Living in persistent trauma affects every aspect of a young child’s being. Experiences like homelessness, food insecurity, domestic violence and child abuse can have a profound impact on his or her physical, emotional, social and intellectual development.
Cognitive effects associated with childhood trauma may include poor planning ability, reduced impulse control and impaired logical reasoning. When children’s lives are unstable and unpredictable, it can be difficult to develop age-appropriate levels of trust in others or in their own decision-making skills.
Physical/behavioral effects of childhood trauma may include a heightened fight, flight or freeze response; increased incidence of ADHD, motor delays, hypervigilance (enhanced sensitivity and exaggerated response to perceived threats); temper tantrums; and tactile defensiveness (negative, disproportionate response to stimuli that most people would not consider painful). If children feel insecure about their physical well-being, they may become more protective, defensive and tense, all of which can manifest in behavioral issues.
As one might imagine, the social/emotional effects of persistent trauma in early childhood can include anxiety, anger, detachment, depression, lack of empathy and difficulty cooperating and sharing. Preschoolers in trauma may lose or may never develop the ability to name, understand and feel their emotions in healthy ways. This deficit often leads to socialization and attachment challenges.
How Does Your Garden Grow?
One approach to helping children in trauma to overcome the negative impacts of their experiences consists of therapeutic gardening. Introducing preschoolers to the world of gardening allows them to be immersed in a new environment – one that is natural, beautiful and nonthreatening. Elements of a therapeutic garden may include a wildlife garden, a vegetable garden and a sensory garden.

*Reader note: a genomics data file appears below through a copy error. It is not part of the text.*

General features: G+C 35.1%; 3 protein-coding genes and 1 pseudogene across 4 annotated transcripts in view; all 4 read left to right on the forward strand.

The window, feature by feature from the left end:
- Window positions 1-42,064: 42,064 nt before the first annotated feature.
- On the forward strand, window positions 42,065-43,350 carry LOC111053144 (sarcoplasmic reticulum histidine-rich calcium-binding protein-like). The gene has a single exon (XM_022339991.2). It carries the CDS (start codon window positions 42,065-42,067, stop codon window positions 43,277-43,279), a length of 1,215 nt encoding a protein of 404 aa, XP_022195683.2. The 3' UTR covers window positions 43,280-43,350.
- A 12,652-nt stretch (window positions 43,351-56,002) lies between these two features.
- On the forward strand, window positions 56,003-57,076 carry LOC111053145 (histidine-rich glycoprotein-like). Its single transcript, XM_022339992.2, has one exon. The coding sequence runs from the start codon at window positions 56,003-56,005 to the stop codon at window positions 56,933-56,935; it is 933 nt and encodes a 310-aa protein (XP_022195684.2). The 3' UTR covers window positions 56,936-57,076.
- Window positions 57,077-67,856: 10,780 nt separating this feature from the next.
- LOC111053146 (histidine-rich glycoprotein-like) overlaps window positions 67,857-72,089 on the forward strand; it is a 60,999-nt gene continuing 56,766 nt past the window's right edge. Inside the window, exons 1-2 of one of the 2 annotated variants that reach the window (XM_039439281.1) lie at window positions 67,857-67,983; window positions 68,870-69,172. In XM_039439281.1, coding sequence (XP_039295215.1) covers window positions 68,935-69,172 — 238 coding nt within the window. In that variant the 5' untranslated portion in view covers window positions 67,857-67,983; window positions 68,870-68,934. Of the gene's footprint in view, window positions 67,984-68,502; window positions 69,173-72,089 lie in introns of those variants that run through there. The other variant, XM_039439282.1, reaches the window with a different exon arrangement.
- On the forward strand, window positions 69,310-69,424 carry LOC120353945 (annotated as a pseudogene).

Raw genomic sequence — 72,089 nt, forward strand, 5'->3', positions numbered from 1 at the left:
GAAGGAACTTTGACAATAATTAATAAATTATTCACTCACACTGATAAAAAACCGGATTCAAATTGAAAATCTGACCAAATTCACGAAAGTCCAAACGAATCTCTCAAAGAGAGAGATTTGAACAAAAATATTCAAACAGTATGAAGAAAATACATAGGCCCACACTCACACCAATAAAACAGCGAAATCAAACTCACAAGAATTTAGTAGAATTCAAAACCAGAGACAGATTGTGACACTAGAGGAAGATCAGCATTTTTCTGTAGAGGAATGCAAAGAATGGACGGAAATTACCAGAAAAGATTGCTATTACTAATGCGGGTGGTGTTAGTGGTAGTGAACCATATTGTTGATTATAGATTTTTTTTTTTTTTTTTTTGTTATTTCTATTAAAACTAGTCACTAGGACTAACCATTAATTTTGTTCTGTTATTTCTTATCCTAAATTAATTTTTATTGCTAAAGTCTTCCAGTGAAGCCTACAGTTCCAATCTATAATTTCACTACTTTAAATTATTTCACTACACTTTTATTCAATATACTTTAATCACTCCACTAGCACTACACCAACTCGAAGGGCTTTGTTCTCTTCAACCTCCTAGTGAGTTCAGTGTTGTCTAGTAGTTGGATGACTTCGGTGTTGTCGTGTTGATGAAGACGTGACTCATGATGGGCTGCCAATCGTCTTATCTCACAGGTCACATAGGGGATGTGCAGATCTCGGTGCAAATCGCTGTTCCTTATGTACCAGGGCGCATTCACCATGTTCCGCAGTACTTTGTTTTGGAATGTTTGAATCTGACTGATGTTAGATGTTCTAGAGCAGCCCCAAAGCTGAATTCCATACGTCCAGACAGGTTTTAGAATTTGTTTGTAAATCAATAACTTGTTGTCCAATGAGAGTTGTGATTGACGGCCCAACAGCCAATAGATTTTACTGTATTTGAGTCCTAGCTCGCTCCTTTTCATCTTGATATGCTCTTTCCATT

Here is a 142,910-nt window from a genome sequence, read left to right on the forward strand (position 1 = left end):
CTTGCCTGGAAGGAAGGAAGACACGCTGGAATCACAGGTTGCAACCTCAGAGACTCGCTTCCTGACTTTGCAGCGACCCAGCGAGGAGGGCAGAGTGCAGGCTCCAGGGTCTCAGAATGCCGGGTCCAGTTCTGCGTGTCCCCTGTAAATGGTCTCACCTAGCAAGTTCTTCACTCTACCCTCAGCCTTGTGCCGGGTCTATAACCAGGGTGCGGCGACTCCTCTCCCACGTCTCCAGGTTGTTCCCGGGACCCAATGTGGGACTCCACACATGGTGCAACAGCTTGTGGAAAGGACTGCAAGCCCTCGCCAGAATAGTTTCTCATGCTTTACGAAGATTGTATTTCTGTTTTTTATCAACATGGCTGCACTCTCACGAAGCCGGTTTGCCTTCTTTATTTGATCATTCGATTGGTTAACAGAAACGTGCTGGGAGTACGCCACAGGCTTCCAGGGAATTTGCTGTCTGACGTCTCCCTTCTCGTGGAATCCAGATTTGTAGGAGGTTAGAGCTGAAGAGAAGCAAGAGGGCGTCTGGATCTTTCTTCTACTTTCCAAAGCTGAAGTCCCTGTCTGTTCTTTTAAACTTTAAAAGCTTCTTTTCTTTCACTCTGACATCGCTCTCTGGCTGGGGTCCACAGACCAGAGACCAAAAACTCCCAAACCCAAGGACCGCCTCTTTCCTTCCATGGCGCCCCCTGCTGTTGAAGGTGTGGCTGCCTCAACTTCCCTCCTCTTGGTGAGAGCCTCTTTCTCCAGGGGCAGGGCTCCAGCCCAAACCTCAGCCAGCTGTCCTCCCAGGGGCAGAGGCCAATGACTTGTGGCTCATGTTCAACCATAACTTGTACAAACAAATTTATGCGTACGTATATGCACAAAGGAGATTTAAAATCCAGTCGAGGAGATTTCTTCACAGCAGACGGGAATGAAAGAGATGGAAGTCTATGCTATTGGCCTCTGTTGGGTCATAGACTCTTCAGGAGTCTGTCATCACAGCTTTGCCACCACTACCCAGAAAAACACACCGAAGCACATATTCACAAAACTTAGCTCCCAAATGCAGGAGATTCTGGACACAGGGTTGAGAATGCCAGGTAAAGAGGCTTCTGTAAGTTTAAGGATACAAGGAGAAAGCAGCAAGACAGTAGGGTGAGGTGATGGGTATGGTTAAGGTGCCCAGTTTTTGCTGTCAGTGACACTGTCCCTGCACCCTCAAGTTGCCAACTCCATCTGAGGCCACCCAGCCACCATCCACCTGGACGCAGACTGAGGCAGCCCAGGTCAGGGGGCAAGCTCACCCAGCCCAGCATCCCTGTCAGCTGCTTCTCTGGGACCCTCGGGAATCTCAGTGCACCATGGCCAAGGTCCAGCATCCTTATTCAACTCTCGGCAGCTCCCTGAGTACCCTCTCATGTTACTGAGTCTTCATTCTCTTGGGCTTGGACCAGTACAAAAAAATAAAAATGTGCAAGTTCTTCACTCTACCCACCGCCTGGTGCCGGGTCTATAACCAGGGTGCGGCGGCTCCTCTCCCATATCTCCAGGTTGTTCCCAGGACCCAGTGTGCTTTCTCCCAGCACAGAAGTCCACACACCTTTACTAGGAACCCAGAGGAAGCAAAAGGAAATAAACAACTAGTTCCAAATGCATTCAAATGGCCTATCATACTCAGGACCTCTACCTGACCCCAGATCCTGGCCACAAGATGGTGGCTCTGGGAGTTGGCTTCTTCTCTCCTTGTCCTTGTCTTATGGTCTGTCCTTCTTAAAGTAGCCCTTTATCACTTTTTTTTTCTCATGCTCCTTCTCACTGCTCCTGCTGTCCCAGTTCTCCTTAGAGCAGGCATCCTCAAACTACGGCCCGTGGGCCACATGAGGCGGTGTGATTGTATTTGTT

The wildlife garden consists of plants and feeders that attract butterflies, insects and birds. Interacting with insects and animals helps preschool children to develop object permanence and anticipate the future. A wildlife garden is also a great setting for storytelling and instruction. It should include circular pathways, tunnels and bridges, the use of which improves logical reasoning. And specially placed stepping stones help reduce impulsiveness as the children have to think before making their next move.
A vegetable garden obviously provides a means for teaching preschoolers where fruits and vegetables come from and how they grow. But it also creates the opportunity to learn about key social/emotional concepts like empathy, sharing and cooperation. And low benches around the garden allow adults to sit at eye level with children, fostering attachment.
The sensory garden contains plants that create visual, auditory, olfactory and tactile stimulation. These stimuli actually reduce the high cortisol/adrenaline levels that children in trauma to engage in flight-flight-freeze behavior. Plants that grow to eye level help increase attention span, and pathways that require walking through plantings help to reduce tactile defensiveness. Additionally, the use of art, music and hands-on activities like digging and making mud pies extends the garden experience and improves motor skills.
While gardening might not immediately spring to mind as a tool for helping preschoolers in trauma, a therapeutic garden program can be a catalyst for significant intellectual, emotional and social growth.